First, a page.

LINCOLN — A group of Omaha musicians, including Conor Oberst of Bright Eyes, is calling on state lawmakers to pull the plug on a proposal that would ban Omaha and other communities from passing anti-discrimination ordinances.
In a letter Tuesday, Oberst and 16 other musicians called it “deplorable and unacceptable” to attempt to block Omaha City Councilman Ben Gray from winning passage of an ordinance to ban discrimination against homosexual and transgender people. Gray has said he would propose such an ordinance this month or next.
State Sen. Beau McCoy of Omaha has introduced a proposal, Legislative Bill 912, that would bar cities from passing such ordinances. He said creating a new, protected class of citizens should be done on a statewide basis, not city by city.
“It simply says there needs to be consistency,” McCoy said Tuesday, referring to his bill. “I don't understand how discrimination could stop or start at a city border.”
The senator argued it would be improper to allow a “patchwork quilt” of anti-discrimination ordinances to emerge. His measure would not prevent legislation from being introduced to provide statewide anti-discrimination protections.
Musician Laura Burhenn, who rallied the letter's 17 signers, said she's convinced the bill is really intended to stop a movement in Omaha.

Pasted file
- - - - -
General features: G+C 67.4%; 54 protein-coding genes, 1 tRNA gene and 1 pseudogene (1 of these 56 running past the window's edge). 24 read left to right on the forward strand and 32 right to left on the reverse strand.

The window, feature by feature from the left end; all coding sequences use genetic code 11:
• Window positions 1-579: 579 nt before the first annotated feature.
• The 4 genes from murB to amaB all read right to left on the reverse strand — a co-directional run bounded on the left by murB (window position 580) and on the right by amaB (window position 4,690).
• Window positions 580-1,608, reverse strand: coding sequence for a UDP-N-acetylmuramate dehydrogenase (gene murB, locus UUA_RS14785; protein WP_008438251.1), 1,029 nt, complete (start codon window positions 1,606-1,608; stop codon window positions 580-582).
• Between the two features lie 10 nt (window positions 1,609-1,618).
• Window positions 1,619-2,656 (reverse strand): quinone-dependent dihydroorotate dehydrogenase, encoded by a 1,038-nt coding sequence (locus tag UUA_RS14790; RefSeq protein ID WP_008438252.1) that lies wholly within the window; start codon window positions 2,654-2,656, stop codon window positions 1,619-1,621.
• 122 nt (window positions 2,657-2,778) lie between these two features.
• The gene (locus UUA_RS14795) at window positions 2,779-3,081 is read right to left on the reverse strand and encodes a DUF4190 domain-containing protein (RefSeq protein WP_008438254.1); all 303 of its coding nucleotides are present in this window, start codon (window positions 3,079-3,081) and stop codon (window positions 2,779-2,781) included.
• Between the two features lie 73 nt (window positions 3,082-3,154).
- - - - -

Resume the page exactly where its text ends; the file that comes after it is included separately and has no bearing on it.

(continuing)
“Don't keep selling Omaha as another fly-over Midwestern city,” said the singer-songwriter who fronts the Mynabirds. “We have a lot of progressive people here who are welcoming.”
Burhenn, who formerly lived in Washington, D.C., said she moved to Omaha three years ago because she loved the people she met through working with Saddle Creek Records. She has since made many more friends, including some who feel afraid to be open about who they are in their workplaces.
The letter was sent to senators on the Legislature's Judiciary Committee. Others signers include members of The Faint, Big Harp, So So Sailors and Honeybee & Hers.
The musicians fear if lawmakers pass the bill, it will deter creative people from exploring opportunities in Omaha and could persuade some gay, lesbian, bisexual and transgender people to leave the community.
“Progressive cities attract eager newcomers, both young professionals and artists, which in turn creates growth and economic prosperity,” the letter stated. “LB 912 will send the message to the world that Nebraska is not forward thinking or welcoming.”
A public hearing on LB 912 before the Judiciary Committee at the State Capitol has not yet been scheduled.
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